First impressions of the Ocean X-Prix course

DirtFish has been shown around the beach course in Senegal, and is suitably impressed


A lot of Star Wars comparisons were made back at the Desert X-Prix that opened the Extreme E season. Well, if that was Star Wars, the Ocean X-Prix is almost definitely The Empire Strikes Back. For the tricky second entry, XE has created something rather special.

But before we get into that, I’m glad I got a firsthand look at the track before putting metaphorical pen to paper.

I had a first impression when I saw the track map ahead of my flights out here. I had another impression when I arrived on-site today, greeted by a long, beautiful beach surrounded by dunes of varying heights.

Both, as it turns out, were way off the mark, as I found out when race director Scot Elkins took me out on track in a Polaris RZR to get a look at ground level – well, when we weren’t flying over the dunes at least.


This isn’t like the Al-‘Ula course in Saudi Arabia. Nor is it like a rallycross course, a discipline often compared to XE. The Ocean X-Prix course is unique, although it does have something of a Nürburgring Nordschleife quality to it, with a hefty workout bookended by long runs down an arrow-straight piece of real estate.

That’s where we begin, with a lengthy sprint down the beach, invoking images of the late Malcolm Campbell and the daredevils that used to bomb down Daytona Beach in the early 20th century. After a few hundred meters of flat-out running, a heavy slam on the brakes takes drivers away from the coastline and into an incredibly technical and demanding sequence of twists, turns, and undulations.

“After Saudi Arabia, which was a pretty quick track, the aim was to have a more technical track with more line possibilities and average-to-low-speed areas and this is what we achieved and after having the first lap out there, I’m quite happy that we succeeded and we have exactly what we wanted,” said Extreme E test driver Timo Scheider.


“We have some tricky areas but no dangerous areas. But for sure you have to manage your speed, you have to manage the driving because for sure we still have areas where you have to pay attention to because if you are too quick on some stages, you can damage your car, you can spin or even roll off, which we don’t hope so but at the end of the day they will face [a] completely different track layout to Saudi Arabia.”

Gaining an advantage here won’t simply be about who will be fastest or bravest, but who will be smartest. Nature’s played its part in the course design, with the dunes, humps, and plants creating a series of multiple-choice course options for drivers.

There’s places like Gate 20, where the track splits in two presenting a high and low line, and a similar split before the subsequent checkpoint; a solitary line through 22 where drivers will be forced to play chicken or risk falling off into a shallow ditch off line. It’s almost as if the track has multiple joker laps, albeit not by design, but by capitalizing on the unique challenges that the landscape can throw at a motor race of this type.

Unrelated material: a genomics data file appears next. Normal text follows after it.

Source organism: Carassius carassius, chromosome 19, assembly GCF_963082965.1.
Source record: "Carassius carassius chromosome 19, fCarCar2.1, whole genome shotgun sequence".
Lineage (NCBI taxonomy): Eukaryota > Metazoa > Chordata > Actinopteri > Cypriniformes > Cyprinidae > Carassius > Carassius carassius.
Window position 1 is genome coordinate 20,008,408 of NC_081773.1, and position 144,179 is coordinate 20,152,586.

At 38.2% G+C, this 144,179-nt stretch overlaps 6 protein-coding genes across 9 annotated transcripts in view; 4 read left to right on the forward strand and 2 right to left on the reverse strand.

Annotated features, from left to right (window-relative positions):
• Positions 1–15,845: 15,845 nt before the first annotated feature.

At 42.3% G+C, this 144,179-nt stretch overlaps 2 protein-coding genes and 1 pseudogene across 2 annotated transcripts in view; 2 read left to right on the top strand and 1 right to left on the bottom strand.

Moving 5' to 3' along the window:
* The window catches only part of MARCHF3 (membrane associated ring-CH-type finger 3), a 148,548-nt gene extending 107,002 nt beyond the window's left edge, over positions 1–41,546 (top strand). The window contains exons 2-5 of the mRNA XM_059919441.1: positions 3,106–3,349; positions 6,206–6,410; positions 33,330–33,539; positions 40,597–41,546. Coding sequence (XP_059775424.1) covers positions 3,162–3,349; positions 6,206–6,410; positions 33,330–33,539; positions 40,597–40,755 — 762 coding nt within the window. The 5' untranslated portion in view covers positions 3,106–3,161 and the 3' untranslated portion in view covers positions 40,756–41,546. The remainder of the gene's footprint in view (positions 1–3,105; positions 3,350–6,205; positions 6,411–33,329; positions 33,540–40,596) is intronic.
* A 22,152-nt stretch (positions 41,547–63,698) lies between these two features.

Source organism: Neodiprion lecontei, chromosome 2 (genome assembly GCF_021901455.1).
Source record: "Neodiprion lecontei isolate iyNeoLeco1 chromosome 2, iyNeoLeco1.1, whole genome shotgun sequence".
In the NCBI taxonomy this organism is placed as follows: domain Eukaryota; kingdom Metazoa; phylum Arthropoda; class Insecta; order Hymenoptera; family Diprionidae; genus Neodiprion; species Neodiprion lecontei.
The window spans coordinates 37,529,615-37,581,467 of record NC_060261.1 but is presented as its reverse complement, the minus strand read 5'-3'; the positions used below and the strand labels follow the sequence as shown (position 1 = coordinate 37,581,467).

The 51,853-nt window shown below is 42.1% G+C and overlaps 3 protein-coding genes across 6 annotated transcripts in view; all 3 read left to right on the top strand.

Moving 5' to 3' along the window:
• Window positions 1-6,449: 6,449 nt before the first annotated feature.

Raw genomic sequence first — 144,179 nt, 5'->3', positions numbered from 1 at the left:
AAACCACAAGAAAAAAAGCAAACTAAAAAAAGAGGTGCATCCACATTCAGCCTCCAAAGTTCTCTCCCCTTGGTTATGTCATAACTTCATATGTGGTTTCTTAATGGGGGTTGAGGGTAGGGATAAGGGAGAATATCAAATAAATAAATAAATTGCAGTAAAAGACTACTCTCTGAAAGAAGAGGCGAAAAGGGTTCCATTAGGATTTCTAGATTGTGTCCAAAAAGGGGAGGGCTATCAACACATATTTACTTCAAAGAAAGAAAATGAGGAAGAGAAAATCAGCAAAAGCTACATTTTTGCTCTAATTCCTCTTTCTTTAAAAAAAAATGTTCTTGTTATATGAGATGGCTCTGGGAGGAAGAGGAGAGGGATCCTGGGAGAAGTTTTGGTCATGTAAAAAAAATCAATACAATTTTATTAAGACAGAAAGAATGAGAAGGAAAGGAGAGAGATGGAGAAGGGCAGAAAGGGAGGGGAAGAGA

Drivers will need to bully, get their elbows out, and work extra hard for every position – and that’s exactly what we’ve been asking for

“We love it, it’s very technical, it’s completely different to what we faced in Saudi Arabia,” said Jutta Kleinschmidt, another of XE’s in-house testers. “Here it’s slower, but it’s very technical and you can find many lines to go through so [it] will be tricky.”

Naturally, however, expect the fastest lines to be favored as the weekend goes on. But with rutting and other evolutionary factors sure to be at play, the strategic chess match on track may well continue until Sunday afternoon.

All that said, overtaking is going to be tough. There’s 31 checkpoints this weekend, up from the nine used last time, and they range from wide open to being barely wide enough for the colossal Odyssey to get through. Namely gates 15 and 16, a short trip through a tunnel-like bushy area, where overtaking will be a mammoth task.

Extreme E teams on the beach in Senegal

It’ll be tricky in several parts of the second and third sector, but not impossible. The drivers, for all their smiles and camaraderie on Wednesday and Thursday, need to get mean. They’ll need to bully, get their elbows out, and work extra hard for every position – and that’s exactly what we’ve been asking for.

What’s more, there’s less ski slope-like dives and climbs, but enough natural jumps given by mother nature to make a Nitro Circus Live show look tame. It’ll be physical, too.

Al-‘Ula was beautiful, but wide, open, and very fast. Nice buzz words, but not great characteristics for genuine side-by side racing as we learned. Here lessons have been learned.

Lac Rose is about to give us another driving challenge, but also a sporting  and a physical challenge; the likes of which short course off-road racing has likely never seen before.

Photography:Extreme E Media

Words:Dominik Wilde